• (3) The Latin American Unfinished Revolutions,

    a Political-Philosophic Letter by Raya Dunayevskaya, May 15, 1978. Looks at Latin America’s unfinished revolutions in terms not alone of U.S. imperialism but also lack of an independent Marxist philosophy of revolution. Covers Cuba, Trotskyism in Latin America, and Silvio Frondizi.

  • Section V Revolutionary Forces in Early American History

  • (1) America’s First Unfinished Revolution,

    By M. Franks and J. Hillstrom, 1976; a News & Letters pamphlet. The untold story of the true creators of independence — the workers, yeomanry, Blacks and women during the American Revolution.

  • (2) Then and Now: On the 100th Anniversary of the First General Strike in the U.S.,

    by Terry Moon and Ron Brokmeyer, 1977; a News & Letters pamphlet. The story of the St. Louis General Strike of 1877, with sections on the Black Revolt, forgotten women Hegelians, Marx and the First International.

  • Section VI The Force of Philosophy

  • (1) Our Original Contribution to the Dialectic of the Absolute Idea as New Beginning: In Theory, in Leadership, in Practice,

    Presentation by Raya Dunayevskaya to the East Coast National Editorial Board, April 18, 1976.

  • (2) New Essays,

    by Raya Dunayevskaya, 1977; a News & Letters pamphlet. A collection of four essays, written from 1974-1976: a. Post-Mao China, What Now? Written one month after Mao’s death, this analysis was published also as Appendix to the Italian, Spanish, and German editions of Philosophy and Revolution. b. Dialectics of Liberation in Thought and in Activity: Absolute Negativity as New Beginning. Written as an address to the 1974 conference of the Hegel Society of America, this is a Marxist-Humanist paragraph-by-paragraph interpretation of the final chapter on Absolute Idea in Hegel’s Science of Logic. c. Leon Trotsky as Man and as Theoretician. Written for Studies in Comparative Communism, Summer 1977. The article is followed by a comment by Ernest Mandel and a rejoinder by Dunayevskaya. d. Commentary: a critique of B.J. Harrell’s “Marx and Critical Thought.” Written for Paunch, May 1976.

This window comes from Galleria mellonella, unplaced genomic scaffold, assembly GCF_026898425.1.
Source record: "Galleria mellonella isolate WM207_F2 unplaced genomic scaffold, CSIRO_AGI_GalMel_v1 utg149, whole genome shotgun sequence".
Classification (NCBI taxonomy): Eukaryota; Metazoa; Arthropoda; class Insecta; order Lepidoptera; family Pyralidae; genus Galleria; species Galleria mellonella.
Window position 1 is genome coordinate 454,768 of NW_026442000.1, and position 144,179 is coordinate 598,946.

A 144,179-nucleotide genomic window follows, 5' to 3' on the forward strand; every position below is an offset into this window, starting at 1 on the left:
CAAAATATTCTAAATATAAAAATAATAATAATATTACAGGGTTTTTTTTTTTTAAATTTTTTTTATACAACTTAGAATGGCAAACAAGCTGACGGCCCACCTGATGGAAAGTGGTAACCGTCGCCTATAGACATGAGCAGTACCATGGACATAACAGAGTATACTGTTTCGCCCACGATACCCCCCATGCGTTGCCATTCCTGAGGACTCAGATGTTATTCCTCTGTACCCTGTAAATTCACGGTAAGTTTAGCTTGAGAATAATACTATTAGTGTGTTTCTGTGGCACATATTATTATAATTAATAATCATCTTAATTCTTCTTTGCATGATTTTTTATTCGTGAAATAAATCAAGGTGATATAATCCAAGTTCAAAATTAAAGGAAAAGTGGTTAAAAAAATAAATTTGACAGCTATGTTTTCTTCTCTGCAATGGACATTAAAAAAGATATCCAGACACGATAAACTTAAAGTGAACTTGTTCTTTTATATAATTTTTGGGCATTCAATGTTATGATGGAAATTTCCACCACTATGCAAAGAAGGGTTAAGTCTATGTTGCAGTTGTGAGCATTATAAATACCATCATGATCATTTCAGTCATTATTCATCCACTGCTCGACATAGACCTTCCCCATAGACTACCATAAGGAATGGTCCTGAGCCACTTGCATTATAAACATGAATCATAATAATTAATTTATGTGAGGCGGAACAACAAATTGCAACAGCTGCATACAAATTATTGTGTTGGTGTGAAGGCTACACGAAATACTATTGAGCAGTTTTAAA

• (4) New Beginnings that Determine the End: Convention and Plenum Reports, 1976-1978

  • d. It’s Later, Always Later — except when spontaneity upsurges and you realize it is here and now, and you aren’t there and ready,

    Perspectives Report by Raya Dunayevskaya to National Editorial Board Plenum, Sept. 3, 1977.

  • (5) Marx’s Capital and Today’s Global Crisis,

    by Raya Dunayevskaya, Jan. 1978; a News & Letters pamphlet, published jointly by News and Letter, Committees, Detroit, and Great Britain. Includes: “Today’s Epigones Who Try to Truncate Marx’s Capital” (a polemic primarily against Ernest Mandel and his Introduction to the 1976 Pelican Marx Library edition of Capital); “Tony Cliff Reduces Lenin’s Theory to ‘Uncanny Intuition’” (a polemic against Vol. II of Cliff’s Lenin); and four chapters on Marx’s Capital, reproduced from Marxism and Freedom. Preface by Harry McShane. Microfilm does not include the four chapters from Marxism and Freedom. A syllabus for study of Marx’s Capital and Today’s Global Crisis is added here.